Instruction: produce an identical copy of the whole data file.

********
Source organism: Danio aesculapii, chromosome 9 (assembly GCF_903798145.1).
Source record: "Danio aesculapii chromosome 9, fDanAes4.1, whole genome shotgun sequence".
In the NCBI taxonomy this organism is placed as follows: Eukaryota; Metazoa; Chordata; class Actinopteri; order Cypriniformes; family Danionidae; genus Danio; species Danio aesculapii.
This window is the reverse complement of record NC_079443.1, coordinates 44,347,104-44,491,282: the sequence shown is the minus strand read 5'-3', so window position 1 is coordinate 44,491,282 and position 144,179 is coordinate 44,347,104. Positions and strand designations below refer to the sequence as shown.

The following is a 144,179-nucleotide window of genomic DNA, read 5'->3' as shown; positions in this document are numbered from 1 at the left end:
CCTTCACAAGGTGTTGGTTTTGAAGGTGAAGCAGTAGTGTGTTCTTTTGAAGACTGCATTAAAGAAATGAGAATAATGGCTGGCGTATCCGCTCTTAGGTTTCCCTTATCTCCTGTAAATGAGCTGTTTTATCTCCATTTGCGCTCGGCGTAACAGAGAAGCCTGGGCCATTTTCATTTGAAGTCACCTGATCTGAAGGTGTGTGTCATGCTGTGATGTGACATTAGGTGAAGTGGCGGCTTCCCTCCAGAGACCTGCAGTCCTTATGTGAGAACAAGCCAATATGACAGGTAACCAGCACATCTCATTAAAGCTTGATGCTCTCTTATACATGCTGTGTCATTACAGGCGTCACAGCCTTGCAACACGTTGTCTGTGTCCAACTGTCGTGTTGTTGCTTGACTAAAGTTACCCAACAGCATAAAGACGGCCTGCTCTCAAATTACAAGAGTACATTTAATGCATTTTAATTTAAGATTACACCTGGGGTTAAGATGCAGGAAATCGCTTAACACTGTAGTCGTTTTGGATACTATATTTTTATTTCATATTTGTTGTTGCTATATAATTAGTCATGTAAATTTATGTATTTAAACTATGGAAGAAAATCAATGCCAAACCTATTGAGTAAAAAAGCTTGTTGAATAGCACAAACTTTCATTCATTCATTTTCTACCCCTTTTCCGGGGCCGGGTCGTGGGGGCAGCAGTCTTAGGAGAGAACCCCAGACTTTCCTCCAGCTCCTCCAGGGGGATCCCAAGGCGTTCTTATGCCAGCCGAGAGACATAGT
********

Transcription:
Source organism: Danio aesculapii, chromosome 9 (assembly GCF_903798145.1).
Source record: "Danio aesculapii chromosome 9, fDanAes4.1, whole genome shotgun sequence".
In the NCBI taxonomy this organism is placed as follows: Eukaryota; Metazoa; Chordata; class Actinopteri; order Cypriniformes; family Danionidae; genus Danio; species Danio aesculapii.
This window is the reverse complement of record NC_079443.1, coordinates 44,347,104-44,491,282: the sequence shown is the minus strand read 5'-3', so window position 1 is coordinate 44,491,282 and position 144,179 is coordinate 44,347,104. Positions and strand designations below refer to the sequence as shown.

The following is a 144,179-nucleotide window of genomic DNA, read 5'->3' as shown; positions in this document are numbered from 1 at the left end:
CCTTCACAAGGTGTTGGTTTTGAAGGTGAAGCAGTAGTGTGTTCTTTTGAAGACTGCATTAAAGAAATGAGAATAATGGCTGGCGTATCCGCTCTTAGGTTTCCCTTATCTCCTGTAAATGAGCTGTTTTATCTCCATTTGCGCTCGGCGTAACAGAGAAGCCTGGGCCATTTTCATTTGAAGTCACCTGATCTGAAGGTGTGTGTCATGCTGTGATGTGACATTAGGTGAAGTGGCGGCTTCCCTCCAGAGACCTGCAGTCCTTATGTGAGAACAAGCCAATATGACAGGTAACCAGCACATCTCATTAAAGCTTGATGCTCTCTTATACATGCTGTGTCATTACAGGCGTCACAGCCTTGCAACACGTTGTCTGTGTCCAACTGTCGTGTTGTTGCTTGACTAAAGTTACCCAACAGCATAAAGACGGCCTGCTCTCAAATTACAAGAGTACATTTAATGCATTTTAATTTAAGATTACACCTGGGGTTAAGATGCAGGAAATCGCTTAACACTGTAGTCGTTTTGGATACTATATTTTTATTTCATATTTGTTGTTGCTATATAATTAGTCATGTAAATTTATGTATTTAAACTATGGAAGAAAATCAATGCCAAACCTATTGAGTAAAAAAGCTTGTTGAATAGCACAAACTTTCATTCATTCATTTTCTACCCCTTTTCCGGGGCCGGGTCGTGGGGGCAGCAGTCTTAGGAGAGAACCCCAGACTTTCCTCCAGCTCCTCCAGGGGGATCCCAAGGCGTTCTTATGCCAGCCGAGAGACATAGT